Her drive for success had caused a major delay in being diagnosed, Fink believes, and put her at a later stage in her aggressive form of cancer.

She had to undergo a radical hysterectomy followed by 8 months of chemotherapy and radiation. She was 32.

"The consequences were huge," says Fink, now founder of TREATMiNT Box, a subscription-based gift box service for people with cancer. "I still work hard, but not at the cost of my health. I no longer think that success comes before everything else."
 


6) I worked 12 hours a day. I was on track to get diabetes.

Rohit Anabheri, founder of the firm Circa Ventures($10M+ revenue), made one mistake, and it cost him dearly. He dramatically over-promised on a timeline to a major client who made up a significant portion of his business.

Instead of readjusting expectations as soon as he realized that his initial estimate was completely unrealistic, he pushed himself and his team into a 6-month period of working 7 days a week for 12 hours a day.

"To meet the expectations of the client, I literally had to give up my personal life," Anabheri says. "I started binging on junk food, and started sleeping in the office."

The rest of his team was also feeling overworked. By the end of the project, morale plummeted, productivity slipped, and 7 of his 27 employees quit.

He truly hit rock bottom when he had his annual checkup. He had put on 20 pounds and the doctor said he was on track to get Type II diabetes and have a heart attack.

"I realized that if I didn't change something, there was a real possibility of losing both my life and the company. It just didn't make sense."

From that point forward, "I put health above everything and made a commitment to myself to never, ever, sacrifice it again... not for anything... no exceptions."

Anabheri now makes sure that healthy habits, like stretching and exercise, are a core part of his life and company culture.
 

7) I worked too hard and had a metallic taste in the back of my mouth. One day, I collapsed.

Cameron Herold--author of Double Double, CEO coach and renowned speaker--remembers the metallic taste in the back of his throat from extreme fatigue and stress. He had been working too hard, drinking too much and sleeping too little. His wife was pregnant and his mother was ill. He had just bought a new house and was moving back to his native Canada. Life had gotten overwhelmingly busy.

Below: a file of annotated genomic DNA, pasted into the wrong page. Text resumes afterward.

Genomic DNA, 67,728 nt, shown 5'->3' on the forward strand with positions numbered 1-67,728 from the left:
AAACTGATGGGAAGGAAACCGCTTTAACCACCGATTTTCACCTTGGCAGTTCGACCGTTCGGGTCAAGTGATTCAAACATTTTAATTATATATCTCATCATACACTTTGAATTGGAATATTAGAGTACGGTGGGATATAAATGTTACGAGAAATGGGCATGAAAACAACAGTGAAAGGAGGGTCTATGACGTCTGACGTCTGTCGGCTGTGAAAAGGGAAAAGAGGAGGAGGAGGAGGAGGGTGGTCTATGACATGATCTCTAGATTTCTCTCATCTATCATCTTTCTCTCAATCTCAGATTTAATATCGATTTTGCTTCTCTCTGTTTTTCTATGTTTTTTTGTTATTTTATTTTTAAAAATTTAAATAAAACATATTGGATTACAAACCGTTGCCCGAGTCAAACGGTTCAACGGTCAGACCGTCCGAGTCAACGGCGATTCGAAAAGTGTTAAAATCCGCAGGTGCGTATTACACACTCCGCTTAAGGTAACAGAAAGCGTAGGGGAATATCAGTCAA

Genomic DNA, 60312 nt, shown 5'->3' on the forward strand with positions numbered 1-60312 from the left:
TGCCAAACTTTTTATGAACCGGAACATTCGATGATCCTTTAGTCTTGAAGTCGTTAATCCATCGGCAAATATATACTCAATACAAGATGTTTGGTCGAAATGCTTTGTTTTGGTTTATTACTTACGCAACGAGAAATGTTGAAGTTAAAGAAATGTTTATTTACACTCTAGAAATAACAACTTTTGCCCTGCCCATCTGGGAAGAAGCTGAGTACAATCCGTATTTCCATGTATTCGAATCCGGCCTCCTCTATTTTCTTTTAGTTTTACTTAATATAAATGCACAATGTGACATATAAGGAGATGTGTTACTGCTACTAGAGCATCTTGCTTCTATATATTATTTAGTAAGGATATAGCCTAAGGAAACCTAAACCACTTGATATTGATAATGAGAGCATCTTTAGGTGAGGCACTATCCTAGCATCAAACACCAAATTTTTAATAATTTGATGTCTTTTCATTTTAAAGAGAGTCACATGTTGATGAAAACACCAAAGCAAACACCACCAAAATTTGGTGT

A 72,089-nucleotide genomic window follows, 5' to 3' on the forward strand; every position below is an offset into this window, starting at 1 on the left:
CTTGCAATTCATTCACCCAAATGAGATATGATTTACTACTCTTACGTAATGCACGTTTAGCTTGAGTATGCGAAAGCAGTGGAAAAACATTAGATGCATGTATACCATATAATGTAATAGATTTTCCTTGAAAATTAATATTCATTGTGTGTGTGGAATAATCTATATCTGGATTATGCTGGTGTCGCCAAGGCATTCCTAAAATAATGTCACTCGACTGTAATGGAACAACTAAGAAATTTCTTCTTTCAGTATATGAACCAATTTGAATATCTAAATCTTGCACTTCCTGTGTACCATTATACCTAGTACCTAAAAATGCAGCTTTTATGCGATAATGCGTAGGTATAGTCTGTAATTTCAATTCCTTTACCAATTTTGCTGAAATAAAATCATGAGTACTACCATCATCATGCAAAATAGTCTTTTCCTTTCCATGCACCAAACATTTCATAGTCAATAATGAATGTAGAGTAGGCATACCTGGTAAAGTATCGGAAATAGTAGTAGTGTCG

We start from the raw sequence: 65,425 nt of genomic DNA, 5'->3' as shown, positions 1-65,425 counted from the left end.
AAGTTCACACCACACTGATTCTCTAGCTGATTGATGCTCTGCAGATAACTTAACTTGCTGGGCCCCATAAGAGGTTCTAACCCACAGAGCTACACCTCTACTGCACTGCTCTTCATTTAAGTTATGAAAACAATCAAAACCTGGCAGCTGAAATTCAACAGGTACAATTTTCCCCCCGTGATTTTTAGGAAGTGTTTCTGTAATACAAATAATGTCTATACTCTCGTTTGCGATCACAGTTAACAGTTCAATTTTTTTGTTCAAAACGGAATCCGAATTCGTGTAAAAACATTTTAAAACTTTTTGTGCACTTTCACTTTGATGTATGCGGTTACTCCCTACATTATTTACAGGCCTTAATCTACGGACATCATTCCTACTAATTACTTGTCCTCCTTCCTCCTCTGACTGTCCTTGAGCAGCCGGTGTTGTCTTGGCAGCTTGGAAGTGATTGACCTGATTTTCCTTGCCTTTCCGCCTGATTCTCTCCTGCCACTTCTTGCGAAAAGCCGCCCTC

"Everything was happening and I just thought if I just worked harder I'd get through it," Herold says.

One day, he collapsed in an elevator, and found himself sobbing on the floor.

He was told by his doctor that he was clinically redlining for stress with a 99 percent chance of a heart attack in the near future. That changed everything.

For Cameron, that meant he had to stop listening to his own excuses and lies that he would eat better, get more rest and work out tomorrow.

Herold now takes time to recharge and he stops working at a certain time each day.

"Since then, I haven't had any trouble falling asleep, because my mind isn't processing the day anymore, and it's not worrying about everything that I didn't finish," Herold says.
 


8) I fainted on the hood of my car and woke up to my dad reviving me.

For Vanessa Nicole Delmotte, owner and CEO of Vanessa Nicole Jewels, 2014 and 2015 were years when life began to speed up to a dizzying pace. She had twin baby boys, published a bestselling book, and was running a successful engagement ring business.

Going from healthy and fit to acquiring poor health habits during the launch of her book led to Delmotte getting dizzy spells, headaches, and an upset stomach. She pushed through on little sleep, sometimes forgetting to eat lunch or drink enough water. One day while picking up her children from her parents' house, she fainted. Her body simply could not keep up with her pace of work anymore, she notes in retrospect. The next thing she knew, she was laying on the hood of her car and her father was reviving her.